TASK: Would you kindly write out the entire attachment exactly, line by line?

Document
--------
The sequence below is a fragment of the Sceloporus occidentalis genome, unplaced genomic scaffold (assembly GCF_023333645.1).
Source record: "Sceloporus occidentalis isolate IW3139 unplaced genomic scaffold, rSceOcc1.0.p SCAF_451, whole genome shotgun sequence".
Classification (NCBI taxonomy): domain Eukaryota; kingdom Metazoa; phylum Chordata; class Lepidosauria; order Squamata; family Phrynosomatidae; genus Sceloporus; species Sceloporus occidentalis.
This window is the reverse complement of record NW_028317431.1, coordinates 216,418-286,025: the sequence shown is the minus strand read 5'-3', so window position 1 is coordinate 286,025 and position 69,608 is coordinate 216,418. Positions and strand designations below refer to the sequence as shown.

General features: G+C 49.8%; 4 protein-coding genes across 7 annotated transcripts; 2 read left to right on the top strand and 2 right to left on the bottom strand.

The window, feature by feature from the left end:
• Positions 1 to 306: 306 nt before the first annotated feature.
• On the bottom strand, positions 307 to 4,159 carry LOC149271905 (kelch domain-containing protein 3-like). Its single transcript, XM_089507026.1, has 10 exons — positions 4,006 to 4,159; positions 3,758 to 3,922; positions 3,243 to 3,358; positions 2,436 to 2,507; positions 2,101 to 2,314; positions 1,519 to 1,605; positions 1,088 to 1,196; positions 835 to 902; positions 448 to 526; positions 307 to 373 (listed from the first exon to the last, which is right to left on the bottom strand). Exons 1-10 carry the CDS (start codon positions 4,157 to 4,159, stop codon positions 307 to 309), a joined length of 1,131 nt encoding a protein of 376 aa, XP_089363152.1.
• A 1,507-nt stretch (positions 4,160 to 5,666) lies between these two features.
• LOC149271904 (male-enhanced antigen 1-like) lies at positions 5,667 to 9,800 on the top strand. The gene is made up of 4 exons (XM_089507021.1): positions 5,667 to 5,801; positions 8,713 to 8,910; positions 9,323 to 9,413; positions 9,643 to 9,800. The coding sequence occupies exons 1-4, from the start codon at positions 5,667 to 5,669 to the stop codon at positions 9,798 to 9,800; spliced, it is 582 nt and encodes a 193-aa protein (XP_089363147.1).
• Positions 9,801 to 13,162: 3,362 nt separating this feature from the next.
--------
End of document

The sequence below is a fragment of the Sceloporus occidentalis genome, unplaced genomic scaffold (assembly GCF_023333645.1).
Source record: "Sceloporus occidentalis isolate IW3139 unplaced genomic scaffold, rSceOcc1.0.p SCAF_451, whole genome shotgun sequence".
Classification (NCBI taxonomy): domain Eukaryota; kingdom Metazoa; phylum Chordata; class Lepidosauria; order Squamata; family Phrynosomatidae; genus Sceloporus; species Sceloporus occidentalis.
This window is the reverse complement of record NW_028317431.1, coordinates 216,418-286,025: the sequence shown is the minus strand read 5'-3', so window position 1 is coordinate 286,025 and position 69,608 is coordinate 216,418. Positions and strand designations below refer to the sequence as shown.

General features: G+C 49.8%; 4 protein-coding genes across 7 annotated transcripts; 2 read left to right on the top strand and 2 right to left on the bottom strand.

The window, feature by feature from the left end:
• Positions 1 to 306: 306 nt before the first annotated feature.
• On the bottom strand, positions 307 to 4,159 carry LOC149271905 (kelch domain-containing protein 3-like). Its single transcript, XM_089507026.1, has 10 exons — positions 4,006 to 4,159; positions 3,758 to 3,922; positions 3,243 to 3,358; positions 2,436 to 2,507; positions 2,101 to 2,314; positions 1,519 to 1,605; positions 1,088 to 1,196; positions 835 to 902; positions 448 to 526; positions 307 to 373 (listed from the first exon to the last, which is right to left on the bottom strand). Exons 1-10 carry the CDS (start codon positions 4,157 to 4,159, stop codon positions 307 to 309), a joined length of 1,131 nt encoding a protein of 376 aa, XP_089363152.1.
• A 1,507-nt stretch (positions 4,160 to 5,666) lies between these two features.
• LOC149271904 (male-enhanced antigen 1-like) lies at positions 5,667 to 9,800 on the top strand. The gene is made up of 4 exons (XM_089507021.1): positions 5,667 to 5,801; positions 8,713 to 8,910; positions 9,323 to 9,413; positions 9,643 to 9,800. The coding sequence occupies exons 1-4, from the start codon at positions 5,667 to 5,669 to the stop codon at positions 9,798 to 9,800; spliced, it is 582 nt and encodes a 193-aa protein (XP_089363147.1).
• Positions 9,801 to 13,162: 3,362 nt separating this feature from the next.